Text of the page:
- Klein R. Epidemiology. In: Berger JW, Fine SL, Maguire MG, eds. Age-Related Macular Degeneration. 1st ed. St. Louis, MO: Mosby; 1999: 31–56.
- Gouras P. Transplantation of retinal pigment epithelium. In: Marmor MF, Wolfensberger TJ, eds. The Retinal Pigment Epithelium, 1st ed. New York: Oxford University; 1998:492–507.
- Thumann G, Bartz-Schmidt KU, El Bakri H, et al. Transplantation of autologous iris pigment epithelium to the subretinal space in rabbits. Transplantation. 1999;68:195–201. doi:10.1097/00007890-199907270-00006 [CrossRef]
- Durlu YK, Tamai M. Transplantation of retinal pigment epithelium using viable cryopreserved cells. Cell Transplant. 1997;6:149–162. doi:10.1016/S0963-6897(96)00142-X [CrossRef]
- Ho TC, DelPriore LV. Reattachment of cultured human retinal pigment epithelium to extracellular matrix and human Bruch’s membrane. Invest Ophthalmol Vis Sci. 1997;38:1110–1118.
- Ferrara N, Gerber HP, LeCouter J. The biology of VEGF and its receptors. Nat Med. 2003;9:669–676. doi:10.1038/nm0603-669 [CrossRef]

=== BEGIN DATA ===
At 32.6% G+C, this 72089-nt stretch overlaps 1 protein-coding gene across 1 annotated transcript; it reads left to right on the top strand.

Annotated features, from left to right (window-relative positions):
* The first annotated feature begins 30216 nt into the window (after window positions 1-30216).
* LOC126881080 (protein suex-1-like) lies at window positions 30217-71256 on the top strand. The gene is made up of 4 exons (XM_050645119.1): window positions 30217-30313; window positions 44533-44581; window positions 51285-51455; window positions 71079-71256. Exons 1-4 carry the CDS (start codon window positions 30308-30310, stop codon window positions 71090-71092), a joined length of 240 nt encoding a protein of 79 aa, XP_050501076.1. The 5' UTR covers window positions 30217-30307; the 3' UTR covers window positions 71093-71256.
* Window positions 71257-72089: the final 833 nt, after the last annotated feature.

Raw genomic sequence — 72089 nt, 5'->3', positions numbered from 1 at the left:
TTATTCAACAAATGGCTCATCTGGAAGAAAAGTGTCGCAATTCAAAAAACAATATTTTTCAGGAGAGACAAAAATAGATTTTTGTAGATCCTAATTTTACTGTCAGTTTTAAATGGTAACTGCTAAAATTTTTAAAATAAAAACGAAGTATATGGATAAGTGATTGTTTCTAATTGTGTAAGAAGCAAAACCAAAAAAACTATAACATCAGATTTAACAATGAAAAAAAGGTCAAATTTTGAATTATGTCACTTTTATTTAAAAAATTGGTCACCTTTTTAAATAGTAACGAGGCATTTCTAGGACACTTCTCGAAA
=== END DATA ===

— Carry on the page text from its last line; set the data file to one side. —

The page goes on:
- Nicolini J, Kiilgaard JF, Wiencke AK, et al. The anterior lens capsule used as support material in RPE cell-transplantation. Acta Ophthalmol Scand. 2000;78:527–531. doi:10.1034/j.1600-0420.2000.078005527.x [CrossRef]
- Thumann G, Schraermeyer U, Bartz-Schmidt KU, Heimann K. Descemet’s membrane as membranous support in RPE/IPE transplantation. Curr Eye Res. 1997;16:1236–1238. doi:10.1076/ceyr.16.12.1236.5031 [CrossRef]
- Priglinger SG, Haritoglu C, Palanker DV, et al. Pulse electron avalanche knife (PEAK-fc) for dissection of retinal tissue. Arch Ophthalmol. 2005;123:1412–1418. doi:10.1001/archopht.123.10.1412 [CrossRef]
- Dumee LF, Sears K, Schuetz J. Characterization and evaluation of carbon nanotube bucky-paper membranes for direct contact membrane distillation. J Membrane Sci. 2010;351:36–43. doi:10.1016/j.memsci.2010.01.025 [CrossRef]
- Lin T, Bajpai V, Ji T, Dai LM. Chemistry of carbon nanotubes. Aust J Chem. 2003;56:635–651. doi:10.1071/CH02254 [CrossRef]